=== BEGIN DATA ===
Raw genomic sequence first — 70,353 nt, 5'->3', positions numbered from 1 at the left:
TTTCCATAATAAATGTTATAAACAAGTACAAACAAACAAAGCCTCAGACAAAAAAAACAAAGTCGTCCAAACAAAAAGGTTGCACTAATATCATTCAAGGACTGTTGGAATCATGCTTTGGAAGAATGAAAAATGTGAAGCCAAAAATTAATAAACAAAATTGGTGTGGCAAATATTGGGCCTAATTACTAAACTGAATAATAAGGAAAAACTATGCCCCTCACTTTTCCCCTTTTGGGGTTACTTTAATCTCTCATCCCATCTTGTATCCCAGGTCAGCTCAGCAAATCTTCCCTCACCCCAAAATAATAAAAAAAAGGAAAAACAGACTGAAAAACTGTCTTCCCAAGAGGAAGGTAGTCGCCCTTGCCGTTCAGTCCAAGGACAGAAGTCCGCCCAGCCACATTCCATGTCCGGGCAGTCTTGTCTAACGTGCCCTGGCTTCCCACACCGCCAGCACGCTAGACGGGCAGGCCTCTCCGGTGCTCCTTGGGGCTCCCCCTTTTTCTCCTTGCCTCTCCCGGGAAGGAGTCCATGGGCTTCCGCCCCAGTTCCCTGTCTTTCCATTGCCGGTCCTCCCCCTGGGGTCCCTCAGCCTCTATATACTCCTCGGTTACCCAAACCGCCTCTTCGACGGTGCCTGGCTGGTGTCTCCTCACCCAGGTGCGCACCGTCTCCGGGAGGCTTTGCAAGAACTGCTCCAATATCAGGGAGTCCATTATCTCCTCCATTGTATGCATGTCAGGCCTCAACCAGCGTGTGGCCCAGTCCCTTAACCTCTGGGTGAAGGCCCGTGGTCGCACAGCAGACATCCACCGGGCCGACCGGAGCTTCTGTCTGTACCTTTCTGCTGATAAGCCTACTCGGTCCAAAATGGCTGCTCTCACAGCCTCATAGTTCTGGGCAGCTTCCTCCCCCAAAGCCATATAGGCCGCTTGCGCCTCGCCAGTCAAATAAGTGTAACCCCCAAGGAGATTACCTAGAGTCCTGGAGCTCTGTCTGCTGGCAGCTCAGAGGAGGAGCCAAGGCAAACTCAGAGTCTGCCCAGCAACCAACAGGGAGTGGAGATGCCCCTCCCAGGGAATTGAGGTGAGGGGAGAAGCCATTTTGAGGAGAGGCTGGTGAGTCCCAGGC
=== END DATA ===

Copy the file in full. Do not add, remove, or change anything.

Raw genomic sequence first — 70,353 nt, 5'->3', positions numbered from 1 at the left:
TTTCCATAATAAATGTTATAAACAAGTACAAACAAACAAAGCCTCAGACAAAAAAAACAAAGTCGTCCAAACAAAAAGGTTGCACTAATATCATTCAAGGACTGTTGGAATCATGCTTTGGAAGAATGAAAAATGTGAAGCCAAAAATTAATAAACAAAATTGGTGTGGCAAATATTGGGCCTAATTACTAAACTGAATAATAAGGAAAAACTATGCCCCTCACTTTTCCCCTTTTGGGGTTACTTTAATCTCTCATCCCATCTTGTATCCCAGGTCAGCTCAGCAAATCTTCCCTCACCCCAAAATAATAAAAAAAAGGAAAAACAGACTGAAAAACTGTCTTCCCAAGAGGAAGGTAGTCGCCCTTGCCGTTCAGTCCAAGGACAGAAGTCCGCCCAGCCACATTCCATGTCCGGGCAGTCTTGTCTAACGTGCCCTGGCTTCCCACACCGCCAGCACGCTAGACGGGCAGGCCTCTCCGGTGCTCCTTGGGGCTCCCCCTTTTTCTCCTTGCCTCTCCCGGGAAGGAGTCCATGGGCTTCCGCCCCAGTTCCCTGTCTTTCCATTGCCGGTCCTCCCCCTGGGGTCCCTCAGCCTCTATATACTCCTCGGTTACCCAAACCGCCTCTTCGACGGTGCCTGGCTGGTGTCTCCTCACCCAGGTGCGCACCGTCTCCGGGAGGCTTTGCAAGAACTGCTCCAATATCAGGGAGTCCATTATCTCCTCCATTGTATGCATGTCAGGCCTCAACCAGCGTGTGGCCCAGTCCCTTAACCTCTGGGTGAAGGCCCGTGGTCGCACAGCAGACATCCACCGGGCCGACCGGAGCTTCTGTCTGTACCTTTCTGCTGATAAGCCTACTCGGTCCAAAATGGCTGCTCTCACAGCCTCATAGTTCTGGGCAGCTTCCTCCCCCAAAGCCATATAGGCCGCTTGCGCCTCGCCAGTCAAATAAGTGTAACCCCCAAGGAGATTACCTAGAGTCCTGGAGCTCTGTCTGCTGGCAGCTCAGAGGAGGAGCCAAGGCAAACTCAGAGTCTGCCCAGCAACCAACAGGGAGTGGAGATGCCCCTCCCAGGGAATTGAGGTGAGGGGAGAAGCCATTTTGAGGAGAGGCTGGTGAGTCCCAGGC